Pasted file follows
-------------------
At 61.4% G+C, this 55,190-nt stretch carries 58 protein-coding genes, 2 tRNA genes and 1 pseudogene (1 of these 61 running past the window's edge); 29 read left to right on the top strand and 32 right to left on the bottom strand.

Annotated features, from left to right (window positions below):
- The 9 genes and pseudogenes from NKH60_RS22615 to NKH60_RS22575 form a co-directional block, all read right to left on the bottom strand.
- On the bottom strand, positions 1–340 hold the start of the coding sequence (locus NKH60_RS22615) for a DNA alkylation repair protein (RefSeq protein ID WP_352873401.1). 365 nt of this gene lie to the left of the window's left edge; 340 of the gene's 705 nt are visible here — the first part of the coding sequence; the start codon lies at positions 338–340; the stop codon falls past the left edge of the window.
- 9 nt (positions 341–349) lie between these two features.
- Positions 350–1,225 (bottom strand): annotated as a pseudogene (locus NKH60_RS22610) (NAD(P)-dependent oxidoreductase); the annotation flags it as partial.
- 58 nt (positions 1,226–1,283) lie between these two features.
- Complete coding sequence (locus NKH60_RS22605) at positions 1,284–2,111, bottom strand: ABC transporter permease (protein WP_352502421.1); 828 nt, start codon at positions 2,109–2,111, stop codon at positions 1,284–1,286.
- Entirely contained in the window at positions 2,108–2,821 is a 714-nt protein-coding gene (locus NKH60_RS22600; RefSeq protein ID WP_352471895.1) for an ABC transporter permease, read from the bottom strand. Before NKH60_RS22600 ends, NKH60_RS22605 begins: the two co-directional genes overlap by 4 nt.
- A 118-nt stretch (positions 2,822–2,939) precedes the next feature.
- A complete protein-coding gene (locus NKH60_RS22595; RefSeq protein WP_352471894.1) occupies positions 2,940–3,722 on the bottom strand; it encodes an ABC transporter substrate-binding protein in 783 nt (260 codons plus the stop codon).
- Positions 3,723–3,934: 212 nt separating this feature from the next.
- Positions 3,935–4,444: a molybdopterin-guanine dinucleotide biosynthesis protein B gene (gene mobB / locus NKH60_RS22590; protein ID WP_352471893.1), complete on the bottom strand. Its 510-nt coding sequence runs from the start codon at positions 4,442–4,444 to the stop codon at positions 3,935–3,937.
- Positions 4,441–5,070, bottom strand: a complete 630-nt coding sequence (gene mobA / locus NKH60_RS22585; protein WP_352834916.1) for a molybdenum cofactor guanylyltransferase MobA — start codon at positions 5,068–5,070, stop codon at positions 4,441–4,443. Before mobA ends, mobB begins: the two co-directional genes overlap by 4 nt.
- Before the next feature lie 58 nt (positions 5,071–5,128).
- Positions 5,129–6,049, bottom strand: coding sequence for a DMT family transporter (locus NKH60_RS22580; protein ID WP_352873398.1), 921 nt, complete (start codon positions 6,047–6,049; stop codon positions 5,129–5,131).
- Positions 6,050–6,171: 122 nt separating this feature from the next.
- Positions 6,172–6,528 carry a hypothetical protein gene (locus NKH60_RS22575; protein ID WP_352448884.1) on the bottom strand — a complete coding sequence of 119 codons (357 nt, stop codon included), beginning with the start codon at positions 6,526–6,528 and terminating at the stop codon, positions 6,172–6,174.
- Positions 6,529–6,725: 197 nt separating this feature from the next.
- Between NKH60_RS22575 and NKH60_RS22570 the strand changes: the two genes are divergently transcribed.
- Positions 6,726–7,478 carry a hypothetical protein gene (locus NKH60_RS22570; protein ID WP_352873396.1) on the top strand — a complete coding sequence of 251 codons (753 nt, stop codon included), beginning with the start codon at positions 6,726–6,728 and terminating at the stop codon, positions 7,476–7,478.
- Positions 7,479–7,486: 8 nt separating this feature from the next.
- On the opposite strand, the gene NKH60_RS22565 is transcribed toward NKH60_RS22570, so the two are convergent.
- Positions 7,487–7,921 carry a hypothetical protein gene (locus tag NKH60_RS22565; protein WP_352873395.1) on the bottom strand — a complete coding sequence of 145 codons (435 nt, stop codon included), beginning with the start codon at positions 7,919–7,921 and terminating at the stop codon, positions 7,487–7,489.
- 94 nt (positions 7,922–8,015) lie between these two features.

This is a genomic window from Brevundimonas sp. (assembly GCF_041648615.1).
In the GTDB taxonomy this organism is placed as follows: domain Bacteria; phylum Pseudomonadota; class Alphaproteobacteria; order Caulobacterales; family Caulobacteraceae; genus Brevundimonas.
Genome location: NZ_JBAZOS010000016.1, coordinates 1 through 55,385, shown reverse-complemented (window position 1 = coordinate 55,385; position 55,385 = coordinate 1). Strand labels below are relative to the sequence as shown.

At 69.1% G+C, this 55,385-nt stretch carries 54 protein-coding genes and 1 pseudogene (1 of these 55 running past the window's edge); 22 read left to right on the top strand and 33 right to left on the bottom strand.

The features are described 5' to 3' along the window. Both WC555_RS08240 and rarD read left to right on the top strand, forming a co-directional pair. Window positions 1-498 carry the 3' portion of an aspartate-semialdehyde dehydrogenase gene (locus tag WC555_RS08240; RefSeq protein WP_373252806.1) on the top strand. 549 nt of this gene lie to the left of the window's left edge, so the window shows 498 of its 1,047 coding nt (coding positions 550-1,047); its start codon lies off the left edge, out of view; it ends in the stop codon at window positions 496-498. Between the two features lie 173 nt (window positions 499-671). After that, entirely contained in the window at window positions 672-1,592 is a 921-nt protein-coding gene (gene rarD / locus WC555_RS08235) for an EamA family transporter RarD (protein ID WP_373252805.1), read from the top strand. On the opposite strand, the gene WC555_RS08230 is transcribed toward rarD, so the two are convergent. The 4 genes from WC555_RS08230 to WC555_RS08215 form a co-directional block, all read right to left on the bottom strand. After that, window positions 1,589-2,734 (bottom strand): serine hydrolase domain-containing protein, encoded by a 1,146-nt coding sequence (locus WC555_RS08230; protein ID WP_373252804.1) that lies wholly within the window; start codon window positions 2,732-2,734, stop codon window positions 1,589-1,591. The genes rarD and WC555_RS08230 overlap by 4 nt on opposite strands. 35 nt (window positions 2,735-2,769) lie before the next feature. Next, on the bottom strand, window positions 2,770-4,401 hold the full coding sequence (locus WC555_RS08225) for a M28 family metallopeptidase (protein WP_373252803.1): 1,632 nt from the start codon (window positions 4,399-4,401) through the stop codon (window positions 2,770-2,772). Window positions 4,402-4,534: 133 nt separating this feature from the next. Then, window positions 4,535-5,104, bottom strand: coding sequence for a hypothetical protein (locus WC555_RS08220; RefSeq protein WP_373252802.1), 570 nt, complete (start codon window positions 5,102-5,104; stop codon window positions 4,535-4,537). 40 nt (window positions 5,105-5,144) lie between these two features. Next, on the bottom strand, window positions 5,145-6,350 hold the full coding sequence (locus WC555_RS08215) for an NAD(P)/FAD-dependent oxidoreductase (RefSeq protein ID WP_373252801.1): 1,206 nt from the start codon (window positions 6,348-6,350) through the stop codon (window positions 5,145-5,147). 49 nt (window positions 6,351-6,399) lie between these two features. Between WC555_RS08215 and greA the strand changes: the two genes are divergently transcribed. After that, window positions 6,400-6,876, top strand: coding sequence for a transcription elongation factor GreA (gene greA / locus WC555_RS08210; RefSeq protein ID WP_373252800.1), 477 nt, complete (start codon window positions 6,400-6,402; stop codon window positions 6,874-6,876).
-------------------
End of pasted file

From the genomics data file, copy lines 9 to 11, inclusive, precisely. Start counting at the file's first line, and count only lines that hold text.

- Entirely contained in the window at positions 2,108–2,821 is a 714-nt protein-coding gene (locus NKH60_RS22600; RefSeq protein ID WP_352471895.1) for an ABC transporter permease, read from the bottom strand. Before NKH60_RS22600 ends, NKH60_RS22605 begins: the two co-directional genes overlap by 4 nt.
- A 118-nt stretch (positions 2,822–2,939) precedes the next feature.
- A complete protein-coding gene (locus NKH60_RS22595; RefSeq protein WP_352471894.1) occupies positions 2,940–3,722 on the bottom strand; it encodes an ABC transporter substrate-binding protein in 783 nt (260 codons plus the stop codon).